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Friday January 6, 2012 2:04 PM

News And Notes


Shorthanded Rockets hoping to shock Thunder in OKC

Jason Friedman
Rockets.com

OKLAHOMA CITY - The Rockets always knew the first few weeks of the 2011-12 NBA season would pose an immense challenge; one that, for them, would likely be far more about surviving rather than thriving. Houston’s opening schedule is littered with back-to-backs and nine of the club’s first twelve games are against teams that made the playoffs a season ago. To be sure, no one is shedding any tears for Houston – all 30 teams will face similarly daunting stretches at one point or another – but in this shortened season, the last thing anyone wants to do is dig themselves a deep hole early.

To that end, the Rockets are putting in extra hours in an effort to tread water, packing in an as many practice sessions as possible in order to familiarize and assimilate new players with a brand new coaching staff. The club was back it Friday morning in Oklahoma City to prepare for their home-and-home showdown with the Thunder; an already formidable challenge that could see the degree of difficulty raised even higher due to a couple of key injuries recently sustained by a pair of Rockets players.

Here’s what we know as of this afternoon: Courtney Lee will miss his second game in a row because of the calf injury that befell him during Tuesday night’s contest against the Lakers. Kyle Lowry, meanwhile, is being listed as a game time decision due to a bone bruise he sustained on his right foot during Thursday’s practice session when he got the worst of a collision with Jeff Adrien.

“He stepped on my foot and just twisted it really bad,” said Lowry, following this morning’s shootaround. “It’s a little sore today and a little bit swollen.”

If Lowry is unable to go, that would move Goran Dragic into the starting lineup for tonight’s game, giving him the responsibility of matching up with Oklahoma City’s Russell Westbrook. Westbrook’s early season struggles have been well-documented – his numbers are down across the board compared to the stats he posted during his All-Star season a year ago – but he remains a dangerous and dynamic player capable of breaking out at any time.

The key to defending Westbrook comes down to keeping him out of the lane and away from the rim; something far easier said than done, of course. If, however, the Rockets are able to do that, Dragic and company will frequently be fine with letting him fire away from the outside, happily inviting the Thunder point guard to launch as many perimeter jump shots as he pleases.

“He breaks the plays a lot of times,” says Dragic, “so you just have to stay in front of him and try to contain him and not let him get into the lane for some easy baskets. If he’s going to take a lot of shots then a lot of other guys are not going to get their own shots so they’re not going to feel the ball and that’s something positive for us.”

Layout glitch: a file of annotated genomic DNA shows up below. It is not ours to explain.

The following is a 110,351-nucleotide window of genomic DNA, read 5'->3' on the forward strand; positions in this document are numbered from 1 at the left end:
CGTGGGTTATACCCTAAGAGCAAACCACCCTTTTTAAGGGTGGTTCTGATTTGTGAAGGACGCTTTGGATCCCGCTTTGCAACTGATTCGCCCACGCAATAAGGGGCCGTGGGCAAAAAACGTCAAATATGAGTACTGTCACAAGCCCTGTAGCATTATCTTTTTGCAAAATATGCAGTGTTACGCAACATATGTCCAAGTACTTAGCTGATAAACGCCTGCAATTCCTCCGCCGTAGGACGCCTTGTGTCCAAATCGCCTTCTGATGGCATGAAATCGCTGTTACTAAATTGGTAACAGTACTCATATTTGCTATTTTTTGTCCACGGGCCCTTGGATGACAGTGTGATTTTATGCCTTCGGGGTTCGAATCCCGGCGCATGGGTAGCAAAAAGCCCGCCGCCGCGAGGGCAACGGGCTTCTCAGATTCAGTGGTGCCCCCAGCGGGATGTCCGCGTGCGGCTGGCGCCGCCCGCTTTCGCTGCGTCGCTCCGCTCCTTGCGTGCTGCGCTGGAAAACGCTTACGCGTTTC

The primary player the Rockets want to keep the ball away from: Oklahoma City’s Kevin Durant, of course. The league’s reigning scoring champ is experiencing none of the early season issues that his point guard has struggled with so far; in fact, while his scoring average is a bit down from a season ago, his shooting percentages from both inside and outside the arc are way up, as is his assist rate. Listed at 6-9 but probably closer to 6-10 or 6-11, Durant’s Go-Go-Gadget length and unlimited shooting range make him a nightmare cover for even the most dogged of defenders. The best strategy, then: physical, off-the-ball defense in an effort to ensure that when he does eventually receive the rock, he does so while standing a good 25 to 30 feet away from the basket.

“With him, you try to be as physical as you can,” says Chase Budinger, who will draw the initial defensive assignment against Durant tonight. “Make him shoot a lot of dribble jumpers instead of coming off screens and shooting those in rhythm – that’s what he’s really good at. If you can get him coming off of ball screens or creating one-on-one outside the 3-point line, that’s your best case scenario.”

Those are just two of the challenges awaiting the Rockets the next two nights; a list that doesn’t even take into account the problems OKC can create with players like James Harden and Serge Ibaka. There’s a reason, after all, that the Thunder came into the season as favorites to represent the Western Conference in the NBA Finals. With that said, however, Oklahoma City has not been playing anything close to its best basketball so far. The Thunder enter Friday’s game having lost two in a row and are ranked in the league’s bottom third in defensive efficiency, turnover rate and defensive rebounding rate – pretty shocking numbers to see from one of the league’s most loaded rosters.

For the Rockets, then, the game plan for tonight reads similarly to their strategy for dealing with the first few weeks of the season: hang tough, hang around, and avoid digging too deep of a hole early so that they can then give themselves a chance to make a late charge and emerge on top.

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